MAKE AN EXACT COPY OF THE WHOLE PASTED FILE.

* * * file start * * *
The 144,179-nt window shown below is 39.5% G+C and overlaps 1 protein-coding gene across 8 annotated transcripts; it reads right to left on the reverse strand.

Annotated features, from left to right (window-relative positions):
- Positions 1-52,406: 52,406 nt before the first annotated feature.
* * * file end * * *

The 144,179-nt window shown below is 39.5% G+C and overlaps 1 protein-coding gene across 8 annotated transcripts; it reads right to left on the reverse strand.

Annotated features, from left to right (window-relative positions):
- Positions 1-52,406: 52,406 nt before the first annotated feature.